What’s hot at Barring Yanabul

A highlight of the YIRRAMBOI Festival, Melbourne’s biennial celebration of First Nations arts and culture, is Barring Yanabul‘s all-day, all-free program. The name of this mini festival within a festival means ‘we all walk the path’ in local Indigenous language. Follow it to 40-plus experiences popping up in Melbourne’s iconic places, lanes and green spaces, including these events not to be missed. Block out 4 May – your dance card is full!

Deborah Cheetham X The Dhungala Children’s Choir

Renowned as an operatic soprano, Yorta Yorta woman Deborah Cheetham has been a multi-faceted diamond of the arts scene for 25-plus years. Also an actor, composer, playwright and educator, she formed a choral performance group for First Nations children in 2009 as well. Deborah Cheetham X The Dhungala Children’s Choir perform on the State Library of Victoria’s steps – a magical experience for the whole family.

Freshies Block Party

Street-art destination Hosier Lane is also going to be a hot spot for street-wear during Barring Yanabul. Designer Jaeden Williams is putting on a fashion parade showcasing his Freshies label, with First Nations models strutting the streetwise catwalk. It’s not just a fashion show though. The Freshies Block Party also has DJ Sky Thomas on the decks and live graffiti going up.

Catch a fashion parade from street-wear label Freshies

dis rupt

Experience a youth-driven, Blak arts intervention as dis rupt takes over Hamer Hall for a groundbreaking afternoon led by Kate ten Buuren (Taungurung). Be submerged in story, song, dance, immersive installation and performance from the point of view of young First Nations creatives. Responding to the stories of the land on which the hall rests, the Birrarung and its waterways, dis rupt promises a surprising glimpse into the future of Blak creative arts.

Blak Mass

Following on from 2017’s stunning Federation Bells ritual performance Circle, Naretha Williams presents her second work in this series, combining the gargantuan Melbourne Town Hall Grand Organ and live electronics to realise her complex progressive compositions. Blak Mass reflects on the impact of colonisation and considers the Grand Organ as a symbol of European domination to create a haunting, avant-garde sound work.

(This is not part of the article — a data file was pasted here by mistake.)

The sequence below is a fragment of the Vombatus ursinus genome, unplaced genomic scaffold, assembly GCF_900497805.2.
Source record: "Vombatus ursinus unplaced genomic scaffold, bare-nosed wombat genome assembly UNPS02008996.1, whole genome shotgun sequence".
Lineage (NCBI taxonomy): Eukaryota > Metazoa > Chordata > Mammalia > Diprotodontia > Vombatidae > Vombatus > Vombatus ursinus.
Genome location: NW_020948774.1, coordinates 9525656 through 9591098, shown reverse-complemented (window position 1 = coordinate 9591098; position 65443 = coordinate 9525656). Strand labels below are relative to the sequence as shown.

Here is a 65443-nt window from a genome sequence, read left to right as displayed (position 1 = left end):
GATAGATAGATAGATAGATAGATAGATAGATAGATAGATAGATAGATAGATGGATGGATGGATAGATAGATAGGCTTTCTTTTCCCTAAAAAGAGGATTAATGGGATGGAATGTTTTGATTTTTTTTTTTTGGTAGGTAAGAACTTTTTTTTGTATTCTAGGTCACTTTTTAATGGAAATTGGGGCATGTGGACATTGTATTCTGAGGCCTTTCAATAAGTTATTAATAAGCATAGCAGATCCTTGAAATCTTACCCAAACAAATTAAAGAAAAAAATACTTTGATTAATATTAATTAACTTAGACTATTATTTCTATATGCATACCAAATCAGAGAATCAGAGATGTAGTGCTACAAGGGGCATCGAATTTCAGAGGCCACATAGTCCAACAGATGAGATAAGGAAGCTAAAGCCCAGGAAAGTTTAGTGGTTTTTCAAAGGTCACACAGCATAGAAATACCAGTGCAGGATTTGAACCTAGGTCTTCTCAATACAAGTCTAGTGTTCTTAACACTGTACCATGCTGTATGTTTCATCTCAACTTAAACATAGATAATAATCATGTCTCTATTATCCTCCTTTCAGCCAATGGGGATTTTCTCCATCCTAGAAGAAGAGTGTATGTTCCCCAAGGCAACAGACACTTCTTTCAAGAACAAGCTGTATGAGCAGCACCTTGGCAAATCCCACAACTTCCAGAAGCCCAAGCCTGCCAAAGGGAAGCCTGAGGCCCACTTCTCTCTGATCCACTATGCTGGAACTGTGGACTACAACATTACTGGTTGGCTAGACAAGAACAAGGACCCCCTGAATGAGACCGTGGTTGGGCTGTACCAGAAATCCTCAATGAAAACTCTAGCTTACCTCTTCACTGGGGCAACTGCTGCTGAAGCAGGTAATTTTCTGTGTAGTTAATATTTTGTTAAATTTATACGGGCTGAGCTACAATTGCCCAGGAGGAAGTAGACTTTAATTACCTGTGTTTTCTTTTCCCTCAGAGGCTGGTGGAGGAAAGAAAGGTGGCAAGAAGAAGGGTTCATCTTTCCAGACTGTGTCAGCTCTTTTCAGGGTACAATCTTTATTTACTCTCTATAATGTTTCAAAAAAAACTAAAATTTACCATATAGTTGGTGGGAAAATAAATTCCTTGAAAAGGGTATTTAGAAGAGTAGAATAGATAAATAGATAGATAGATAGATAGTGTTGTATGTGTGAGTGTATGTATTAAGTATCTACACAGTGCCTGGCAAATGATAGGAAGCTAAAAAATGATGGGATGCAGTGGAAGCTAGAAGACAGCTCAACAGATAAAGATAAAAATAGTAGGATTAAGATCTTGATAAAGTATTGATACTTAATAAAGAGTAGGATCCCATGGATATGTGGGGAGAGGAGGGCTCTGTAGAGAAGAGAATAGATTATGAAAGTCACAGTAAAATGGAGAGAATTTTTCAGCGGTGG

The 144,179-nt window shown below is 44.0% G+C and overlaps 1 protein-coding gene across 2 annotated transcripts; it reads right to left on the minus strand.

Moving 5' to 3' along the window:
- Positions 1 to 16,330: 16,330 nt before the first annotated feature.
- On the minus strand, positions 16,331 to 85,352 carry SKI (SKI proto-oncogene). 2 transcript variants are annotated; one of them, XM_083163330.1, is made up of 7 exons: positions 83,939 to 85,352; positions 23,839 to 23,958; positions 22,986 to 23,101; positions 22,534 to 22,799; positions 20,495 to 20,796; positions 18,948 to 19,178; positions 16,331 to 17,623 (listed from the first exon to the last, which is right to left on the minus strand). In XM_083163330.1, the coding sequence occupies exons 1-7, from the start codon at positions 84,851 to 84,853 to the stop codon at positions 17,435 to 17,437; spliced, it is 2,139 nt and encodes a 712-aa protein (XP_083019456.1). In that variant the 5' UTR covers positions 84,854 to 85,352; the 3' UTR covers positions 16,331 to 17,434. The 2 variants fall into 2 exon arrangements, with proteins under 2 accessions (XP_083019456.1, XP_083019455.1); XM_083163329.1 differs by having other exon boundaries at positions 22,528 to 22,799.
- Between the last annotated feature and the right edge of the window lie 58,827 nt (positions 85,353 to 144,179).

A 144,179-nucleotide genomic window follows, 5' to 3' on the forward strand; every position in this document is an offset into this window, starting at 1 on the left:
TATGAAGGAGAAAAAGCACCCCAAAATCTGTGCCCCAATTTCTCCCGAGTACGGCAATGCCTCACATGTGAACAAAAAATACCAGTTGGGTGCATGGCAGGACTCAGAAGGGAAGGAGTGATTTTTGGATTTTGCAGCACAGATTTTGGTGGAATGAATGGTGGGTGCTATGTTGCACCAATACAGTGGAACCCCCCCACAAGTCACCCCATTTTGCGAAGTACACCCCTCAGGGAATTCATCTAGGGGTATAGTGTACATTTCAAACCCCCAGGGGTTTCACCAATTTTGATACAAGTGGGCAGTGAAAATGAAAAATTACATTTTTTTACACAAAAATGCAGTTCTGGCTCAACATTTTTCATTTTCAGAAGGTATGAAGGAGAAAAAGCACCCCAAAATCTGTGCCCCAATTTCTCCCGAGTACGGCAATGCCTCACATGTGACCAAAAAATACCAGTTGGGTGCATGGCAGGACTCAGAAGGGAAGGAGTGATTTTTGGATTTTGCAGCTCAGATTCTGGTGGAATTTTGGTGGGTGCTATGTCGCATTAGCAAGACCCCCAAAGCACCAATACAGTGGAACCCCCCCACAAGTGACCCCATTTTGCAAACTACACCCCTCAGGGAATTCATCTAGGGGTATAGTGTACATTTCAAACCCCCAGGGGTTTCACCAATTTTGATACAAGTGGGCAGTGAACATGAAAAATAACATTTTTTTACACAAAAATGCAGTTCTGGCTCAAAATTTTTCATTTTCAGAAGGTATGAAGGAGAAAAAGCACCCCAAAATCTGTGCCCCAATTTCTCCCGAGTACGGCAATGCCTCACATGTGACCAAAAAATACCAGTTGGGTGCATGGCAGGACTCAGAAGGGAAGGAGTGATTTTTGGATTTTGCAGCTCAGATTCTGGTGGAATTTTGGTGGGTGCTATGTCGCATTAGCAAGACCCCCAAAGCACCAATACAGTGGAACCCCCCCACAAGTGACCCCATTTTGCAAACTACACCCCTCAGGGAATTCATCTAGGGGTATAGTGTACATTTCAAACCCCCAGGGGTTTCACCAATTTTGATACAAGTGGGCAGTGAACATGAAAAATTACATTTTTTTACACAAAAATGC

Alice Skye X Ilid

First Nations singer-songwriters from two hemispheres are revisiting their 2018 collaboration created for Taiwan’s indigenous arts festival, Pulima. Wergaia woman Alice Skye plays songs from her debut album, Friends with Feelings. Ilid Kaolo of Taiwan’s Amis First Nations origin unveils rarely heard traditional music of her homeland. Alice Skye X Ilid Kaolo is an unlikely but unforgettable meeting of musical hearts and minds on the Melbourne Town Hall portico.

Singer Alice Skye

Benny Walker

Winner of the Victorian Indigenous Performing Arts Award for Best New Talent in 2012, Benny Walker loves the bush. Born and raised up Echuca way on the Murray River, he puts that love into his music. So when Benny brings his guitar and bluesy-rootsy songs to the swanky Sofitel hotel for some intimate shows, expect to get relaxed.

Benny Walker

First on the Ladder

Polyglot Theatre company is all about putting kids at the centre of things. Like their First on the Ladder art-meets-sport project, made possible by children from Shepparton’s Indigenous Rumbalara Football and Netball Club. Check out their animations and music clips, then make your own contribution to this exhibition of art, video and sound works. Don’t be shy – this all-ages adventure is taking over a shopfront rather than one of those forbidding white-cube galleries.

Choice Cut

Jasmin Sheppard has a remarkably mixed heritage: Irish, Chinese, Hungarian Jewish, and the Gulf of Carpentaria’s Tagalaka and Kurtijar peoples. She’s also a Bangarra Dance Theatre performer, and is performing a solo dance piece called Choice Cut. She presents the body of an Indigenous woman and puts it under a butcher’s marker. Some parts are desirable, like the breasts, while others are considered off-cuts to be thrown away, including her mind and spirit. The Blak woman’s body is a metaphor for the way her country has been carved up, with some land desired, some disregarded.

After you’ve checked out the free Barring Yanabul events, make sure you head to dis rupt, Yothu Yindi & The Treaty Project and Blak Mass. Find out about these and other events with our YIRRAMBOI Festival essential experiences guide, and at the YIRRAMBOI Festival website.